Cache Creek Residents urged to be patient

Cache Creek urges residents to be patient for answers after flash flood creates state of local emergency on Saturday.

It’s normally brushfires that worry residents in Cache Creek at this time of year, but last Saturday evening an hour-long storm of rain, hail, thunder and lightning battered the town.

Hail fell from the sky while water coursed down the surrounding hillsides and then streets, etching new pathways and leaving a path of muddy destruction. No injuries were reported, but at least three residences moved off of their foundations and left uninhabitable, one trailer park evacuated with more under evacuation alert, 126 residents had registered with local Emergency Social Services, representing 60 impacted homes.

Several other homes, the school and at least two restaurants reported water and mud damage, mostly to basements. Storm-caused torrents severely undercut a large part of Stage Rd., a portion of the bridge crossing Hwy 1 by the Husky,  and several private properties.

The rapidly falling rain rolled off the hillsides and gathered mud and debris, flowing into dry creekbeds and then onto Stage Rd. where it flowed like another river, spreading mud and debris along its path out to Hwy 1. Cache creek overflowed because of the debris buildup, sending eight inches of mud into the nearby firehall and covering that section of Quartz Rd. On Old Cariboo Rd., the mud and rock came off the hills lining the road and pushed trailers in the  Riverside trailer park away from their foundations.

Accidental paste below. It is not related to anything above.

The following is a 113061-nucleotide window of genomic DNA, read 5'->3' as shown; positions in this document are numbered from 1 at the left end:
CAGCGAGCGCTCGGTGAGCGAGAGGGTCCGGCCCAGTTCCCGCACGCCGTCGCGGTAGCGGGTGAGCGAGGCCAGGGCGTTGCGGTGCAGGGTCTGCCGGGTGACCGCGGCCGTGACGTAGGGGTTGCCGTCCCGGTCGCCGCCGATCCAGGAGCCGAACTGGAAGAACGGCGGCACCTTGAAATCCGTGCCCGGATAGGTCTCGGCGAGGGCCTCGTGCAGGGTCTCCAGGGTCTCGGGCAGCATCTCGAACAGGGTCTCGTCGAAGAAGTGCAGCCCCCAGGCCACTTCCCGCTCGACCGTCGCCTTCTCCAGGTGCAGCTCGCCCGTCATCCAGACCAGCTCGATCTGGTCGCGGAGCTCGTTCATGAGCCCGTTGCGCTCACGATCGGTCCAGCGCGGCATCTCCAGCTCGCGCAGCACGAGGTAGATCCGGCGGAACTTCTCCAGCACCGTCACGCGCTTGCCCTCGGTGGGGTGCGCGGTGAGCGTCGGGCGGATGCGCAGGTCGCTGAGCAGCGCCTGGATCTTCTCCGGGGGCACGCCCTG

Residents quickly found out that their insurance companies would not cover damaged caused by a flood. However, the Vilage applied for and received Disaster Relief Assistance from the province. That was announced Monday afternoon and will pay qualifying claimants 80 per cent of the value of their claims to a maximum of $300,000.

Several groups and inviduals are also collecting donations for the residents impacted by the flood.

The Village called a public meeting on Sunday night to reassure the public that help was coming and to answer questions.

“This is a disaster,” said Mayor John Ranta. “An historic event. There’s been nothing like this in the 45 years I’ve lived here.”

The village has placed several other homes along Old Cariboo Road on evacuation alert while it conducts a slope assessment and analysis of the surrounding hills to find out if there will be further sloughing.

Many of those who packed the hall for the meeting wondered what they were supposed to do with the debris they’d cleaned up, and those who were evacuated wondered when they would be allowed home.

Ranta said the analysis of the hills would hopefully take no more than four eays. If the hills were stable, those residents who were evacuated because of them would be allowed to return home

He told the audience that getting everything straightened out was going to be a long process.

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